In kindergarten, when December rolled around, I came in to find the classroom decked wall-to-wall in red and green, the stench of gingerbread permeating the air. I asked what was going on, and my teacher looked at me incredulously.
In first grade, we were told to write letters to Santa Claus asking what we wanted for Christmas. I wrote I wanted cookies, which I remembered associating with Santa because we kept getting told not to forget to put out a plate for him the night before Christmas.
In second grade, I painted an ornament to hang on the non-existent Christmas tree I had at home – I accidentally dropped and broke it.
And so on.
Having grown up Muslim, I always felt very alienated by the classroom holiday activities in which we were made to participate without any alternatives. I mean, sure – I enjoy some hot eggnog and listening to “All I Want For Christmas is You” as much as the next person, but it means very little to me.
Jewish and Muslim kids in particular have felt this alienation for as long as we can remember. We’re only now starting to get some cultural – and corporate – recognition for our holidays, but we will always be religious minorities as long as we’re in this country.
To those who say, “Christmas isn’t even a religious holiday anymore,” I say, “We are not at the cultural point in time where Christmas activities are completely divorced from their more-or-less religious origins.”
And yes, yes – we’ve all gotten the spiel that Christmas has pagan roots, that Jesus wasn’t actually born on Dec. 25 – we’ve heard it all before.
Regardless of our backgrounds, we have all been exposed to Christianity in this overwhelmingly Christian country, founded on Christian beliefs, having Christian roots. It’s embedded into this nation’s fabric, regardless of the extent of our individual levels of religiosity.
Most of my friends who grew up in households that practiced Christianity to some degree do not expressly observe religious practices anymore, such as going to church, saying grace, or memorizing Bible verses. (That’s what Christians do, right? I was just guessing.)
But they still carry with them the nostalgia of going Christmas caroling, opening presents next to a highly decorated tree, or making the fruitcake no one eats.
Before you say, “My family doesn’t do any of that!” just to be a contrarian, consider this: if you are not part of a religious minority, you have never felt like an outsider on that front during this time of year.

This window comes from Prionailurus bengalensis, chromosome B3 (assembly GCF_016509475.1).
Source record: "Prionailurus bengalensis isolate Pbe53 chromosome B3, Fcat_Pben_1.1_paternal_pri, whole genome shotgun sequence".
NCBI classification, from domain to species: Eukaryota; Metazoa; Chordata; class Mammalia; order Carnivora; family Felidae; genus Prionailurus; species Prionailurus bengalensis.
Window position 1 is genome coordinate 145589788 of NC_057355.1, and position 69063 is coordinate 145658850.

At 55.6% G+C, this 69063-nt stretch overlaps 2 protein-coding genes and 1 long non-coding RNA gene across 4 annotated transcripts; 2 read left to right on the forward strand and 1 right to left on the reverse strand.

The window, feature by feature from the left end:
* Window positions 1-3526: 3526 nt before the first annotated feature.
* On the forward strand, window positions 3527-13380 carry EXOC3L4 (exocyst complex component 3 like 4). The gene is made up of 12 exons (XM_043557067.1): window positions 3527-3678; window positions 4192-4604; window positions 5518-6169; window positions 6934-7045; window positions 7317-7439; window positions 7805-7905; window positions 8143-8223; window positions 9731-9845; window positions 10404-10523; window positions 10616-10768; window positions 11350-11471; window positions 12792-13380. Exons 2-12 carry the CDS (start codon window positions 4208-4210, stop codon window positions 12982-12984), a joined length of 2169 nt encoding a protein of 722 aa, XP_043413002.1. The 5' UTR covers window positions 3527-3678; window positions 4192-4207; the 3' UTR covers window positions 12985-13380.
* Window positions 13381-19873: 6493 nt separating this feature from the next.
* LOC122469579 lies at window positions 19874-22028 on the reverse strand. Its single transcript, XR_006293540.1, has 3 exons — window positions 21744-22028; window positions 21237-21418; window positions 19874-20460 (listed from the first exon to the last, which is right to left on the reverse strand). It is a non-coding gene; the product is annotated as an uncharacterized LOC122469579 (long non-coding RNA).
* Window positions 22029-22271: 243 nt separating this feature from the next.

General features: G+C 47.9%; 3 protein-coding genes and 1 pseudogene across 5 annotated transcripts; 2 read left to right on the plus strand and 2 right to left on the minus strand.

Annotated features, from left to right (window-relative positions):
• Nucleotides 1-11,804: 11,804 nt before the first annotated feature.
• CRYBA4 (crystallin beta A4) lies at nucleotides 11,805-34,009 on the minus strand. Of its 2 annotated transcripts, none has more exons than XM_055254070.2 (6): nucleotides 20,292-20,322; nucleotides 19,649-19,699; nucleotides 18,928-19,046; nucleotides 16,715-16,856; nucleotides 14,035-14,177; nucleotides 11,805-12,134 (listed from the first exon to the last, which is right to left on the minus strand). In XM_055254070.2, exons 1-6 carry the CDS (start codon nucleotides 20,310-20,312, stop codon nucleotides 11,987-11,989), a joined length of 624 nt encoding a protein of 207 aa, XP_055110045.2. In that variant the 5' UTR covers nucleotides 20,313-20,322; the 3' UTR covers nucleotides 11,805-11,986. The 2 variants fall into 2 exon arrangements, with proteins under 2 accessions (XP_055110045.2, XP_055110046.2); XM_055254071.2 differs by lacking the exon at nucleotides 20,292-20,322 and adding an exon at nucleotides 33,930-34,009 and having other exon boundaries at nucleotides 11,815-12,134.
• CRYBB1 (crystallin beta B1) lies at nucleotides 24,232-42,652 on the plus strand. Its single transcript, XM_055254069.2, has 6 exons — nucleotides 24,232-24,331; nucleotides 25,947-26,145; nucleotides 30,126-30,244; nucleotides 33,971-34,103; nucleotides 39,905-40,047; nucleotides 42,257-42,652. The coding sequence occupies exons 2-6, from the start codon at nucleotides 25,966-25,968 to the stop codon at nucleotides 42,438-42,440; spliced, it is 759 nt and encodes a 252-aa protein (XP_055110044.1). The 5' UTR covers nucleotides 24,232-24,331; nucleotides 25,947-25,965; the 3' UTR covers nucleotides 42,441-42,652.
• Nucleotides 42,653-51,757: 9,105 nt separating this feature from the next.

When I first started working at Starbucks three years ago, people took up arms online and in my cafe about the fact we started the holiday season off with green cups instead of red ones. This, unbeknownst to me, apparently alluded to a Muslim holiday takeover, since green is a traditional Islamic color.
Even though right-wing religious fundamentalists who spew nonsense about the War on Christmas that’s killed as many as the Bowling Green massacre aren’t universally touted as voices of reason, many of them still have high stakes in this country and its education systems.
Framingham State is where many educators have gotten their starts, and where many continue to learn and grow. This University was founded as a teaching school and continues to carry on that proud legacy.
That’s why it’s all the more important to reiterate this: not all of your students will be eagerly participating in Christmas-themed activities or understand them right away.
Now, I’m not waging my own War on Christmas and telling all present and future teachers to nix all Christmas-related activities – although, I might be tempted to do so if I have to hear “Santa Baby” one more time – but at least provide alternatives and plan to make some non-denominational winter crafts.
It’s not bending to some kind of evil secularism or pandering to a politically correct agenda – it’s called being considerate.
Teachers who aren’t appreciative and considerate of the diversity within their classrooms will leave a bad taste in their students’ mouths and will not be remembered very kindly.
Sure, children will enjoy anything hands-on, interactive, and edible. But they will actually learn from new, affirming, and inclusive experiences.